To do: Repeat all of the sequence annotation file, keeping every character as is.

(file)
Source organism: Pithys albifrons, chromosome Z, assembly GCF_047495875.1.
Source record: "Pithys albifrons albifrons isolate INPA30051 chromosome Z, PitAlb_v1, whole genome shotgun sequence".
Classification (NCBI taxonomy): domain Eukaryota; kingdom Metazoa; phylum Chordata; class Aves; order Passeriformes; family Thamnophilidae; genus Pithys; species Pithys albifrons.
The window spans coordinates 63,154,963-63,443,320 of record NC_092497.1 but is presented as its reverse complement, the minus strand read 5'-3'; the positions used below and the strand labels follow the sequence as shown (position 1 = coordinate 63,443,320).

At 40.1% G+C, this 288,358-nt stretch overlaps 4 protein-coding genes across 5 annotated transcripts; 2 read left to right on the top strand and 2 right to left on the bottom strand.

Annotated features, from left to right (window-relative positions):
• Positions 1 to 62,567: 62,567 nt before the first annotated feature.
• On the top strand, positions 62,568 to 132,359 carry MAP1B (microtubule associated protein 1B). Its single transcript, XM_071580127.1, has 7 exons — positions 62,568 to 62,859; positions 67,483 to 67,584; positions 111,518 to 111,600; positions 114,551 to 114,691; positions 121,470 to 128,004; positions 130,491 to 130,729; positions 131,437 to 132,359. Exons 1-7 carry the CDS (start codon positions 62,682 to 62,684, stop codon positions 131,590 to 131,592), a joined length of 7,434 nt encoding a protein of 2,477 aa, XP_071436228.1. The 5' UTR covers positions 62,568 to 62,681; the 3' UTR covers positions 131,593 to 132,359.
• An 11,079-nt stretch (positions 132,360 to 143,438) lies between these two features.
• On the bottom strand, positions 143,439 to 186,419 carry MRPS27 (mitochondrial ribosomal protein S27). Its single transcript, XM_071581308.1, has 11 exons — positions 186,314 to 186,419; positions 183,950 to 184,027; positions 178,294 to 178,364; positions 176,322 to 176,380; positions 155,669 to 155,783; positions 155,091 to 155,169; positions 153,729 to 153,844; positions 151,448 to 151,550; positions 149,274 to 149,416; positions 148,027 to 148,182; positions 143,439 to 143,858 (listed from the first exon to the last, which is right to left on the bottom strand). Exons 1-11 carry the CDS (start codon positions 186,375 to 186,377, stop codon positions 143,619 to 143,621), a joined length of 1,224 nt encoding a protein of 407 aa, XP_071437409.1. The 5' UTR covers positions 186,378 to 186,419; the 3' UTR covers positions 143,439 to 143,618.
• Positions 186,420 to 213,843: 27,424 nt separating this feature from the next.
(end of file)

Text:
Source organism: Pithys albifrons, chromosome Z, assembly GCF_047495875.1.
Source record: "Pithys albifrons albifrons isolate INPA30051 chromosome Z, PitAlb_v1, whole genome shotgun sequence".
Classification (NCBI taxonomy): domain Eukaryota; kingdom Metazoa; phylum Chordata; class Aves; order Passeriformes; family Thamnophilidae; genus Pithys; species Pithys albifrons.
The window spans coordinates 63,154,963-63,443,320 of record NC_092497.1 but is presented as its reverse complement, the minus strand read 5'-3'; the positions used below and the strand labels follow the sequence as shown (position 1 = coordinate 63,443,320).

At 40.1% G+C, this 288,358-nt stretch overlaps 4 protein-coding genes across 5 annotated transcripts; 2 read left to right on the top strand and 2 right to left on the bottom strand.

Annotated features, from left to right (window-relative positions):
• Positions 1 to 62,567: 62,567 nt before the first annotated feature.
• On the top strand, positions 62,568 to 132,359 carry MAP1B (microtubule associated protein 1B). Its single transcript, XM_071580127.1, has 7 exons — positions 62,568 to 62,859; positions 67,483 to 67,584; positions 111,518 to 111,600; positions 114,551 to 114,691; positions 121,470 to 128,004; positions 130,491 to 130,729; positions 131,437 to 132,359. Exons 1-7 carry the CDS (start codon positions 62,682 to 62,684, stop codon positions 131,590 to 131,592), a joined length of 7,434 nt encoding a protein of 2,477 aa, XP_071436228.1. The 5' UTR covers positions 62,568 to 62,681; the 3' UTR covers positions 131,593 to 132,359.
• An 11,079-nt stretch (positions 132,360 to 143,438) lies between these two features.
• On the bottom strand, positions 143,439 to 186,419 carry MRPS27 (mitochondrial ribosomal protein S27). Its single transcript, XM_071581308.1, has 11 exons — positions 186,314 to 186,419; positions 183,950 to 184,027; positions 178,294 to 178,364; positions 176,322 to 176,380; positions 155,669 to 155,783; positions 155,091 to 155,169; positions 153,729 to 153,844; positions 151,448 to 151,550; positions 149,274 to 149,416; positions 148,027 to 148,182; positions 143,439 to 143,858 (listed from the first exon to the last, which is right to left on the bottom strand). Exons 1-11 carry the CDS (start codon positions 186,375 to 186,377, stop codon positions 143,619 to 143,621), a joined length of 1,224 nt encoding a protein of 407 aa, XP_071437409.1. The 5' UTR covers positions 186,378 to 186,419; the 3' UTR covers positions 143,439 to 143,618.
• Positions 186,420 to 213,843: 27,424 nt separating this feature from the next.